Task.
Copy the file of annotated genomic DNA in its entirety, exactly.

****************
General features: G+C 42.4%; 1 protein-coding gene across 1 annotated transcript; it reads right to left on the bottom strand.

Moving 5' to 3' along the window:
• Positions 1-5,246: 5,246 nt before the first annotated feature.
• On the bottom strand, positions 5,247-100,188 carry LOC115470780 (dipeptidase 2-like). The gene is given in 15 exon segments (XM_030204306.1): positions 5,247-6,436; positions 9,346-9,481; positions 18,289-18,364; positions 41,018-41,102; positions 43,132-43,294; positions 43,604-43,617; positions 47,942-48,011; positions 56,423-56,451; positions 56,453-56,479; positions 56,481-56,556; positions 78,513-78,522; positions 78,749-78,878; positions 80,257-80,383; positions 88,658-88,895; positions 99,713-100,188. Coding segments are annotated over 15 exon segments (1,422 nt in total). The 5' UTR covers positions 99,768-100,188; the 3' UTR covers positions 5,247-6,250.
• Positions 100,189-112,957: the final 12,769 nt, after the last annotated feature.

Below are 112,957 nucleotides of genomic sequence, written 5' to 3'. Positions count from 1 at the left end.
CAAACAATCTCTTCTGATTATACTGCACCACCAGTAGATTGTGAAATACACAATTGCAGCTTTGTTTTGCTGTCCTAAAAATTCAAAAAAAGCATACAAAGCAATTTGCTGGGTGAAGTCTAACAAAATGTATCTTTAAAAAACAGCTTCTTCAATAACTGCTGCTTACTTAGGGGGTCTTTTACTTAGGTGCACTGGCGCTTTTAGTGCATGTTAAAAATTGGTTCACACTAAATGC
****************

General features: G+C 42.4%; 1 protein-coding gene across 1 annotated transcript; it reads right to left on the bottom strand.

Moving 5' to 3' along the window:
• Positions 1-5,246: 5,246 nt before the first annotated feature.
• On the bottom strand, positions 5,247-100,188 carry LOC115470780 (dipeptidase 2-like). The gene is given in 15 exon segments (XM_030204306.1): positions 5,247-6,436; positions 9,346-9,481; positions 18,289-18,364; positions 41,018-41,102; positions 43,132-43,294; positions 43,604-43,617; positions 47,942-48,011; positions 56,423-56,451; positions 56,453-56,479; positions 56,481-56,556; positions 78,513-78,522; positions 78,749-78,878; positions 80,257-80,383; positions 88,658-88,895; positions 99,713-100,188. Coding segments are annotated over 15 exon segments (1,422 nt in total). The 5' UTR covers positions 99,768-100,188; the 3' UTR covers positions 5,247-6,250.
• Positions 100,189-112,957: the final 12,769 nt, after the last annotated feature.

Below are 112,957 nucleotides of genomic sequence, written 5' to 3'. Positions count from 1 at the left end.
CAAACAATCTCTTCTGATTATACTGCACCACCAGTAGATTGTGAAATACACAATTGCAGCTTTGTTTTGCTGTCCTAAAAATTCAAAAAAAGCATACAAAGCAATTTGCTGGGTGAAGTCTAACAAAATGTATCTTTAAAAAACAGCTTCTTCAATAACTGCTGCTTACTTAGGGGGTCTTTTACTTAGGTGCACTGGCGCTTTTAGTGCATGTTAAAAATTGGTTCACACTAAATGC